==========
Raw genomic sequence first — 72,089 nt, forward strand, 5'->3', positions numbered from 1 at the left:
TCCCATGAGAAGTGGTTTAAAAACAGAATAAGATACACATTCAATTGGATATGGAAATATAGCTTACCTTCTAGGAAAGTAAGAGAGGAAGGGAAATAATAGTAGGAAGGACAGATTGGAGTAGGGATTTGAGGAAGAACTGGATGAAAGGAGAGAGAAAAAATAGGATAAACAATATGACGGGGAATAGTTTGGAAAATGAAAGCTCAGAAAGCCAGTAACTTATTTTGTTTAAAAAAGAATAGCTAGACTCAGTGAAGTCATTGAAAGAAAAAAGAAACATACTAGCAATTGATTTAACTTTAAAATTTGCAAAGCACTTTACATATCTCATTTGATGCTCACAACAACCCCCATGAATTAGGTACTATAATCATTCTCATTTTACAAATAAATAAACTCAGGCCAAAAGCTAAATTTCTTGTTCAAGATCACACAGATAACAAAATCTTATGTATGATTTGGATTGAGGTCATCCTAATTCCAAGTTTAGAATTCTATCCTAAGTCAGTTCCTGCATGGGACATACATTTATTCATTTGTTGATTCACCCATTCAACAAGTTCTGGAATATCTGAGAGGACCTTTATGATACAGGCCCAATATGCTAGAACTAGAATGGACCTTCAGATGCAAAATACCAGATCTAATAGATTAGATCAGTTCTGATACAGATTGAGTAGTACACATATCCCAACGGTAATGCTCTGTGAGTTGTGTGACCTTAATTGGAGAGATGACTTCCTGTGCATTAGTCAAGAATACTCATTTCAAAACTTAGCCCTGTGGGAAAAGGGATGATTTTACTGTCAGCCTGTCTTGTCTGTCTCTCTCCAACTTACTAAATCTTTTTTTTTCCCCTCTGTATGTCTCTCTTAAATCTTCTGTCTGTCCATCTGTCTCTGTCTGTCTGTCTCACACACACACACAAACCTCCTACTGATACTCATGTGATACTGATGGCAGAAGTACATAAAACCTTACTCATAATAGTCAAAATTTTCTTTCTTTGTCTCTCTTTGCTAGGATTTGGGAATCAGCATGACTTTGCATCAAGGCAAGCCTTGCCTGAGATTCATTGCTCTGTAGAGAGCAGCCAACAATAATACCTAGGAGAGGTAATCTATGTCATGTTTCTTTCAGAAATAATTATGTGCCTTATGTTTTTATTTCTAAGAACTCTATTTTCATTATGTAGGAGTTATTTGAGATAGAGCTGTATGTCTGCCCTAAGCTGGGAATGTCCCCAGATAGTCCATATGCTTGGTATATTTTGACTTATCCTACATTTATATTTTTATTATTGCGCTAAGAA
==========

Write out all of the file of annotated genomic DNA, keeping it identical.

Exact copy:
Raw genomic sequence first — 72,089 nt, forward strand, 5'->3', positions numbered from 1 at the left:
TCCCATGAGAAGTGGTTTAAAAACAGAATAAGATACACATTCAATTGGATATGGAAATATAGCTTACCTTCTAGGAAAGTAAGAGAGGAAGGGAAATAATAGTAGGAAGGACAGATTGGAGTAGGGATTTGAGGAAGAACTGGATGAAAGGAGAGAGAAAAAATAGGATAAACAATATGACGGGGAATAGTTTGGAAAATGAAAGCTCAGAAAGCCAGTAACTTATTTTGTTTAAAAAAGAATAGCTAGACTCAGTGAAGTCATTGAAAGAAAAAAGAAACATACTAGCAATTGATTTAACTTTAAAATTTGCAAAGCACTTTACATATCTCATTTGATGCTCACAACAACCCCCATGAATTAGGTACTATAATCATTCTCATTTTACAAATAAATAAACTCAGGCCAAAAGCTAAATTTCTTGTTCAAGATCACACAGATAACAAAATCTTATGTATGATTTGGATTGAGGTCATCCTAATTCCAAGTTTAGAATTCTATCCTAAGTCAGTTCCTGCATGGGACATACATTTATTCATTTGTTGATTCACCCATTCAACAAGTTCTGGAATATCTGAGAGGACCTTTATGATACAGGCCCAATATGCTAGAACTAGAATGGACCTTCAGATGCAAAATACCAGATCTAATAGATTAGATCAGTTCTGATACAGATTGAGTAGTACACATATCCCAACGGTAATGCTCTGTGAGTTGTGTGACCTTAATTGGAGAGATGACTTCCTGTGCATTAGTCAAGAATACTCATTTCAAAACTTAGCCCTGTGGGAAAAGGGATGATTTTACTGTCAGCCTGTCTTGTCTGTCTCTCTCCAACTTACTAAATCTTTTTTTTTCCCCTCTGTATGTCTCTCTTAAATCTTCTGTCTGTCCATCTGTCTCTGTCTGTCTGTCTCACACACACACACAAACCTCCTACTGATACTCATGTGATACTGATGGCAGAAGTACATAAAACCTTACTCATAATAGTCAAAATTTTCTTTCTTTGTCTCTCTTTGCTAGGATTTGGGAATCAGCATGACTTTGCATCAAGGCAAGCCTTGCCTGAGATTCATTGCTCTGTAGAGAGCAGCCAACAATAATACCTAGGAGAGGTAATCTATGTCATGTTTCTTTCAGAAATAATTATGTGCCTTATGTTTTTATTTCTAAGAACTCTATTTTCATTATGTAGGAGTTATTTGAGATAGAGCTGTATGTCTGCCCTAAGCTGGGAATGTCCCCAGATAGTCCATATGCTTGGTATATTTTGACTTATCCTACATTTATATTTTTATTATTGCGCTAAGAA